Cooking in times of plague and paucity

In the first weekend my city recommended isolation during the COVID-19 pandemic, I reorganized my pantry. I unearthed a variety of flours from forgotten projects–almond, coconut, buckwheat–and some other shelf-stable ingredients I’d bought and only used once, like molasses. What do you make with molasses? I texted my baking friends. Gingersnaps, suggested one. Barbecue sauce, suggested another. But I couldn’t settle on anything, so I kept looking… and learned about something called a hermit bar.

We had a good laugh at that; technically, every bar we make right now is a hermit bar.

Here is a Bon Appetit recipe for hermit bars, although this version doesn’t use molasses. Like wedding cakes of yore, hermit bars are built to last: spices, dried fruit, and a crisp bake give these desserts a long shelf life–which perhaps is the source of the name. If you were going to be away from society in the age before refrigeration, a tin of hermits could satisfy your craving for sweetness for a good while.

By now, in Philadelphia, my friends and I have been away from society for weeks. But we are lucky: we have refrigerated butter and eggs and milk, and the potential to replenish our supplies by infrequent, careful, and patient grocery shopping. (I was able to buy yeast this week, for example, but not oats.) Under the circumstances, the raisin-studded molasses-sweetened hermits are not going to do it for me.

If you leave the raisins out, are they more or less hermitic? I texted. Recluse bars? Hibernation bars?

What kind of hermit would you be if you used dried currants instead? one wrote back.

I don’t have any dried fruit on hand at the moment, unfortunately. I thought again of the New England hermits who must have craved sweetness too–I don’t, usually, but in this period of uncertainty and anxiety I’ve been making cookies and bars ones a week or more. I asked my friends what sweets they were craving most in isolation. Fresh fruit, they said. Lush creamy sweets like marshmallows, mousses, and puddings. Complicated baking projects for the fun as well as the taste: danishes, frosted layer cakes. I’ve been wanting simpler sweets: cookies, blondies and brownies, ice cream.

While we were on the subject of pandemic baking, I began thinking about spiced wine. The first time I read Wolf Hall and Bring Up the Bodies, I was sniffling with a head cold, and couldn’t help noticing that the characters were forever offering one another spiced wine in the midst of an outbreak of sweating sickness. Eventually, the power of suggestion moved me to get up and mull a pot of spiced wine to enjoy all by myself. With lemons and oranges and the same sort of spices you’d find in a hermit bar, I found the hot wine comforting and soothing for a sore throat. In Cromwell’s time, it was thought healthful. Balanced, if you subscribed to the theory of four humours: adding sugar and spices evened out the natural dryness of wine. More than a century later, during the last major outbreak of bubonic plague in England, hot spiced drinks or possets formed a base for plague remedies.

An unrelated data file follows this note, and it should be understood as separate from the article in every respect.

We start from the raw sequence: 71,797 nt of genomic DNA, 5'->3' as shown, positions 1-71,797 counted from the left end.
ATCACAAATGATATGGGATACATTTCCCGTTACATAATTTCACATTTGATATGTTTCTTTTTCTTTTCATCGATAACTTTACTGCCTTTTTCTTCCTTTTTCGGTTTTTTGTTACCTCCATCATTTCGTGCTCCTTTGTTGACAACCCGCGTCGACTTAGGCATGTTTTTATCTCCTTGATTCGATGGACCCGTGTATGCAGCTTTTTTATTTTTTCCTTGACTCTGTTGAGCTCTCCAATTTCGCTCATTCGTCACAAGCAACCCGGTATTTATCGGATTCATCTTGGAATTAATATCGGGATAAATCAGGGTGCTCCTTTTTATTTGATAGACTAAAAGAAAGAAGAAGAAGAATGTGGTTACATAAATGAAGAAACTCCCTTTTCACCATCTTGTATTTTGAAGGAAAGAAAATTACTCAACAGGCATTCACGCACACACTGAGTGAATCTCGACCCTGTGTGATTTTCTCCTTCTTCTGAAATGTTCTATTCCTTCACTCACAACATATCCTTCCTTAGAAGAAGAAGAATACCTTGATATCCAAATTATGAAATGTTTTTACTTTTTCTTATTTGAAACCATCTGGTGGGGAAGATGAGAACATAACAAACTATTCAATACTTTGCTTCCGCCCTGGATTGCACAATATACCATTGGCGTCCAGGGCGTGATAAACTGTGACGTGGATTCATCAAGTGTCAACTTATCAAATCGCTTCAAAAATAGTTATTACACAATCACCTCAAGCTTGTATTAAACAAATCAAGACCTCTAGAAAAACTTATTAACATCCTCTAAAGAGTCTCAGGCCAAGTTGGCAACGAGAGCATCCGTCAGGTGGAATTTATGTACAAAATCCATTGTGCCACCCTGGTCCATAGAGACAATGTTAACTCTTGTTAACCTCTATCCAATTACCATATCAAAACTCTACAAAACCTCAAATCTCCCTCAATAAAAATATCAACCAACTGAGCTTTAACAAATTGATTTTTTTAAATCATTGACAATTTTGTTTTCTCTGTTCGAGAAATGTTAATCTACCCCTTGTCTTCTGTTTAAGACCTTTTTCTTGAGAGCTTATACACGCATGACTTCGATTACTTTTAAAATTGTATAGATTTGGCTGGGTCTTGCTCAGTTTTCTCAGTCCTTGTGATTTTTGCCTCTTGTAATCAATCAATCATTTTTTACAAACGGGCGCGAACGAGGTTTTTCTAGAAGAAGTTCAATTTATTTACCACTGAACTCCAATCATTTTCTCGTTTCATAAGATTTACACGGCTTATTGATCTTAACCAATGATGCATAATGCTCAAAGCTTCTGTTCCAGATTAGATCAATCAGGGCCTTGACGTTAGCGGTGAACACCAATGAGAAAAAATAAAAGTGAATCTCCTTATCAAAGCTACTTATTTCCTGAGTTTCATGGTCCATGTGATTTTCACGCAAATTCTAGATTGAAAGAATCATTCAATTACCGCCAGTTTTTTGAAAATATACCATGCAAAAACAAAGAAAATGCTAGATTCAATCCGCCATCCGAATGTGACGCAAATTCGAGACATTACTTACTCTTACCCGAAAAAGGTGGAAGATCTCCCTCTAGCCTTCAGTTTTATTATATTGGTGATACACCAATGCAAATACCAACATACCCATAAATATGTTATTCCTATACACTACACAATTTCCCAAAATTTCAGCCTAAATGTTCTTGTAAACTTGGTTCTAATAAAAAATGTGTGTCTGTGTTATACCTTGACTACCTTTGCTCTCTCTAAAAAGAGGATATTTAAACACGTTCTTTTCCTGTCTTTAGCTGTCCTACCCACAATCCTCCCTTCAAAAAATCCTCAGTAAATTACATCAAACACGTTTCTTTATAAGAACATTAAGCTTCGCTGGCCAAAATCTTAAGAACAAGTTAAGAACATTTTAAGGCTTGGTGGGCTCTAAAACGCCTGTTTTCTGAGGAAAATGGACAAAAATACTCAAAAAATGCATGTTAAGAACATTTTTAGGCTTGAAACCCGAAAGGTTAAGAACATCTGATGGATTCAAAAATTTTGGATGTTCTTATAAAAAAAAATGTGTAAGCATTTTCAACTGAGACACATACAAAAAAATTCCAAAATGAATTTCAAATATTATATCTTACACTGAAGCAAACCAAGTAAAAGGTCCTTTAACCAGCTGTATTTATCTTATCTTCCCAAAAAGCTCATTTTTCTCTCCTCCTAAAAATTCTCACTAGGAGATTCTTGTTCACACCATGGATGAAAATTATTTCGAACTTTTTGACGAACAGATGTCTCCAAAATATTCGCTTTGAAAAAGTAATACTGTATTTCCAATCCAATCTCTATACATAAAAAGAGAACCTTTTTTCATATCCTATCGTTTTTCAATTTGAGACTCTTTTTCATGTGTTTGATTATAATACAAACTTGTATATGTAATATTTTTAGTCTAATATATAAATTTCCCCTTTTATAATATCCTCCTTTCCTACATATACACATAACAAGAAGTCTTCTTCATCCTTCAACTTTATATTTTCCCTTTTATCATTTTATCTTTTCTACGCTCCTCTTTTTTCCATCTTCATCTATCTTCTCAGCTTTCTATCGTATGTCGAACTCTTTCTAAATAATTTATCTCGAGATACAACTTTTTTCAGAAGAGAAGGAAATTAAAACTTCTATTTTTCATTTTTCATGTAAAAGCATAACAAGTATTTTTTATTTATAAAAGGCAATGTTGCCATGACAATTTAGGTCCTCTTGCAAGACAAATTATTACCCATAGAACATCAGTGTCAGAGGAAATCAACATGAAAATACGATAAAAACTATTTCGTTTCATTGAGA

A preventative from the same period: plague water, or alcohol infused with a great many herbs. Cooking in the Archives shares a recipe from a 1667 manuscript; Atlas Obscura takes a deep dive into a modern attempt to distill plague water.

At The Recipes Project, another drink that’s good for what ails you: coffee. According to 18th-century botanist Richard Bradley, carefully prepared coffee twice a day could lift the spirits and relieve patients of ailments from headaches to coughs to “moist and cold constitutions” (humorism again). I can’t argue with this; I ran out of coffee for a few days and drank black tea instead, but without it I was too tired to get my heart pumping with indoor exercise, and without enough exercise I had trouble sleeping. Then I became a parody of this parody.

We may know now that disease isn’t spread by miasmas or imbalanced humors, but after many long days of staying indoors to avoid an enemy we cannot see except in the toll it takes on our loved ones, we’ve all turned to home remedies of sorts. (Given the number of sourdough loaves on my social media feeds, I see that anxiety baking is a common one.) May you find the sweetness and balm that gets you through this, wherever you are and whatever you need.

 

 

3 responses to “Cooking in times of plague and paucity

  1. Pingback: What I’m cooking: Eff It Edition | Scenes of Eating·

  2. Pingback: Reading Roundup: May 2020 | Scribal Tattoo·

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